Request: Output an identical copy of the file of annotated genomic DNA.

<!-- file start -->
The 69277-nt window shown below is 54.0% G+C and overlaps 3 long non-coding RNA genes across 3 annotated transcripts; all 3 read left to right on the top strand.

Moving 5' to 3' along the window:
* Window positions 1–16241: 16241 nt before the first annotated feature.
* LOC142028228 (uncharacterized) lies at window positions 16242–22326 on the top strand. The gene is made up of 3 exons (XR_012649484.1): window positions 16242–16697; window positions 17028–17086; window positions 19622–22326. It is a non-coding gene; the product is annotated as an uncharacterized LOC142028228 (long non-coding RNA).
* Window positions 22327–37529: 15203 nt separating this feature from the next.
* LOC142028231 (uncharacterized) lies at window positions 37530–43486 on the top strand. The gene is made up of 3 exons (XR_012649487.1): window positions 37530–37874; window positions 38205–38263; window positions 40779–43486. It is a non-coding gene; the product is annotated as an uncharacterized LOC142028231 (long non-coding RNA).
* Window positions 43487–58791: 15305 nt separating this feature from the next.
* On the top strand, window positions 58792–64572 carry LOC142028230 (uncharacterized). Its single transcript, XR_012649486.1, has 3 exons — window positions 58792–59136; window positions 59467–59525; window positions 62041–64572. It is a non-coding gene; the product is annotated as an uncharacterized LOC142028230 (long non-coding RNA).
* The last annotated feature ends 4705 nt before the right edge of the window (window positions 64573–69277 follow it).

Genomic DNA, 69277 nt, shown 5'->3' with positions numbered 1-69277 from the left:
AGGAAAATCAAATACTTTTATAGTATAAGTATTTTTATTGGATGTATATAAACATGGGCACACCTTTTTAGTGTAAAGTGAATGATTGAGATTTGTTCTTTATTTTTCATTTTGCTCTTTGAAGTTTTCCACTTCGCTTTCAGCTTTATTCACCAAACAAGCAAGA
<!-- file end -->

The 69277-nt window shown below is 54.0% G+C and overlaps 3 long non-coding RNA genes across 3 annotated transcripts; all 3 read left to right on the top strand.

Moving 5' to 3' along the window:
* Window positions 1–16241: 16241 nt before the first annotated feature.
* LOC142028228 (uncharacterized) lies at window positions 16242–22326 on the top strand. The gene is made up of 3 exons (XR_012649484.1): window positions 16242–16697; window positions 17028–17086; window positions 19622–22326. It is a non-coding gene; the product is annotated as an uncharacterized LOC142028228 (long non-coding RNA).
* Window positions 22327–37529: 15203 nt separating this feature from the next.
* LOC142028231 (uncharacterized) lies at window positions 37530–43486 on the top strand. The gene is made up of 3 exons (XR_012649487.1): window positions 37530–37874; window positions 38205–38263; window positions 40779–43486. It is a non-coding gene; the product is annotated as an uncharacterized LOC142028231 (long non-coding RNA).
* Window positions 43487–58791: 15305 nt separating this feature from the next.
* On the top strand, window positions 58792–64572 carry LOC142028230 (uncharacterized). Its single transcript, XR_012649486.1, has 3 exons — window positions 58792–59136; window positions 59467–59525; window positions 62041–64572. It is a non-coding gene; the product is annotated as an uncharacterized LOC142028230 (long non-coding RNA).
* The last annotated feature ends 4705 nt before the right edge of the window (window positions 64573–69277 follow it).

Genomic DNA, 69277 nt, shown 5'->3' with positions numbered 1-69277 from the left:
AGGAAAATCAAATACTTTTATAGTATAAGTATTTTTATTGGATGTATATAAACATGGGCACACCTTTTTAGTGTAAAGTGAATGATTGAGATTTGTTCTTTATTTTTCATTTTGCTCTTTGAAGTTTTCCACTTCGCTTTCAGCTTTATTCACCAAACAAGCAAGA